From left: Miami Marlins owner Jeffrey Loria, Loria's wife Julie, Marlins right fielder Giancarlo Stanton and Marlins pitcher Ricky Nolasco attend a Miami Heat playoff game on May 28, 2012. This season, some Marlins will feel a different kind of heat.
In Miami, it's hot and sunny 12 months of the year.
Sometimes, the heat can be so unbearable that some Marlins might be cooked by the end of the season.
The 2013 campaign will be no different.
Currently, the forecast is gloomy at best, since some expect the Miami Marlins to finish last in the National League East for the third consecutive season. In fact, in an informal poll in this story, nearly half of the voters predict the Marlins will finish in the cellar.
From veterans looking to prove their worth to prospects who just wants a chance, here are eight Marlins, in descending order of importance, who are under fire in 2013.
Alfredo Silverio takes a swing during a recent Marlins spring training game.
One guy flashes plenty of promise with a fastball that has touched 100 mph. Another guy looks to regain the promise he once had before a car accident nearly wrecked his career.
Two months ago, the Marlins selected left-handed pitcher Braulio Lara off the Tampa Bay Rays' Triple-A roster and Alfredo SIlverio from the Los Angeles Dodgers' Triple-A roster for $50,000 each in the Rule 5 Draft.
According to this story, Rule 5 Draft players must stick for 90 days on the active roster once the season begins to remain with the organization. Miami can't option Lara or Silverio to the Minor Leagues for more seasoning.
Although both are talented, they each have flaws.
Silverio, 25, is considered a five-tool outfielder who missed all of 2012 thanks to temporary memory loss and Tommy John surgery to repair his right elbow after being involved in a one-car accident in the Dominican Republic.
Before the tragic event, Silverio had a breakout season in 2011, hitting .306 with 16 home runs and 85 RBI in 132 games at Double-A Chattanooga.
Although Silverio has participated in spring training—he's had three hits, including a home run, in nine at-bats—the outfielder is playing with restrictions. President of baseball operations Larry Beinfest told MLB.com Silverio can hit and run, but he can't throw yet.
Silverio is expected to begin the season on the disabled list. When Silverio is reinstated to the active roster, he must still stay 90 days to fulfill the requirements of being a Rule 5 Draft pick. Should the Marlins feel he is not a part of their plans, he would be placed on waivers. If Silverio clears waivers, he would then be offered back to the Dodgers for $25,000.
“I’m going to stay here,” Silverio said confidently to the Miami Herald. “...I think this is the best opportunity I’ve had in my career to reach my goals."
Lara has a three-pitch arsenal—changeup, curveball and a heater that had hit triple digits—but his biggest issue has been control.
After pitching solidly in his first three pro seasons (13-9 record, 3.07 ERA, 67 walks and 155 strikeouts in 155 one-third innings), Lara has taken a step back in each of the last two seasons (11-21, 5.31 ERA, 113 walks and 193 strikeouts in 232 one-third innings) even though he has never pitched above Single-A ball. At least Lara knows if he improves, he could stick with the big league club.
“They say I have a good chance to make the team,” Lara told the Miami Herald. “I just have to throw strikes, and I’ll have a chance.”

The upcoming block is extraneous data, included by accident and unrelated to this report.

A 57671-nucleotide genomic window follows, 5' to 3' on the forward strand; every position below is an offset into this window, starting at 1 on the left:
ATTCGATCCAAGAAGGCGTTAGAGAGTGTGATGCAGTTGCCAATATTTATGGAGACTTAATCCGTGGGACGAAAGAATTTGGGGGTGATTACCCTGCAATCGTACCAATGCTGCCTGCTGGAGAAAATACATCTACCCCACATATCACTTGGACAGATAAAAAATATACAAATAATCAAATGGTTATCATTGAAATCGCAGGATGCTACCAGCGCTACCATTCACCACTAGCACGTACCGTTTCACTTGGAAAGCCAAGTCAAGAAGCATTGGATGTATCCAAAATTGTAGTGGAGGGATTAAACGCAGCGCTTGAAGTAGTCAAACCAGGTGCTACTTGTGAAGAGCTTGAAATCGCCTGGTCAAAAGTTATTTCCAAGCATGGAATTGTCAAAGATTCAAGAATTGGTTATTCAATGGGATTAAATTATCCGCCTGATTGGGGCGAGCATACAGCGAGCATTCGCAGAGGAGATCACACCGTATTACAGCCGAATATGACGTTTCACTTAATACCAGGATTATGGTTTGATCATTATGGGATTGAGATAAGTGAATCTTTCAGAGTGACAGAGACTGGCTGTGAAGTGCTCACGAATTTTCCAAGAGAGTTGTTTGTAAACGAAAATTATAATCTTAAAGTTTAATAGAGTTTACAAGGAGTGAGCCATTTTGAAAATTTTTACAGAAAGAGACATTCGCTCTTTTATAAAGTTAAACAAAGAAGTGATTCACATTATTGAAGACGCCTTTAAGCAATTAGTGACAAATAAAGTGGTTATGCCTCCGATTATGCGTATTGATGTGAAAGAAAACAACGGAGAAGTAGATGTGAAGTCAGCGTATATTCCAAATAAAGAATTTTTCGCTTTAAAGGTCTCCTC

Steve Cishek, left, will have to prove he can be an effective full-time closer in 2013.
Don't let the boyish looks on his 6'6", 215-pound frame fool you.
Steve Cishek can pitch. More importantly, the side-arming right-hander can close games out, which is what the Marlins need, even if a closer for a team expected to lose more than 100 games is considered a luxury.
Rewind back to July 8, 2012. Former Marlins closer Heath Bell squandered a two-run lead in the ninth inning to blow what was then his major-league leading sixth save of the 2012 season, and the Marlins headed into the All-Star break in fourth place in the NL East at 41-44.
After the defeat, then-manager Ozzie Guillen said the following to the Sun-Sentinel:
"We lost because Heath Bell couldn't do the job," Guillen said. "... I tried to give this kid confidence, but you get to the point that we have to win some games. I have to make a decision. I have to find a solution. It will be drastic."
When the Marlins returned from the All-Star break, Guillen gave Cishek the first shot at stabilizing the bullpen. Cishek did more than keep the job. He stopped the bleeding.
Cishek converted 14 out of 15 save opportunities in the second half and as a result, Bell was dealt to the Arizona Diamondbacks in a three-way trade during the offseason. Then, in January, Cishek was one of two Marlins chosen to represent the United States in the upcoming World Baseball Classic.
With Bell gone and the closer job his for the taking, Cishek must prove to the world he's no one-hit wonder.
Gorkys Hernandez, left, and Justin Ruggiano, are shown playing in the Marlins outfield last season. Hernandez or Ruggiano will have to emerge as the Marlins starting center fielder in 2013.
Justin Ruggiano and Gorkys Hernandez are out of options.
According to the Sun-Sentinel, Ruggiano and/or Hernandez would have to clear waivers before the Marlins could demote either to the minors.
But going back to the minors is probably the last thing on either player's mind.
Ruggiano is the front-runner to win the starting center field job, but he must prove last season was no fluke. After hitting .226 with six home runs and 23 RBI in 98 games over three major league seasons, Ruggiano had a career year in 2012 as he hit .313 with 13 home runs and 36 RBI after arriving in a trade from the Houston Astros.